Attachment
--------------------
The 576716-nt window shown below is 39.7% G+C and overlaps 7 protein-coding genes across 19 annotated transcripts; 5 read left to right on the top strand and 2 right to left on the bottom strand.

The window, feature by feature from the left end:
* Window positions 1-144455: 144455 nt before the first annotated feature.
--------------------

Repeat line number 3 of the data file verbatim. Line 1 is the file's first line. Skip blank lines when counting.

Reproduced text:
* Window positions 1-144455: 144455 nt before the first annotated feature.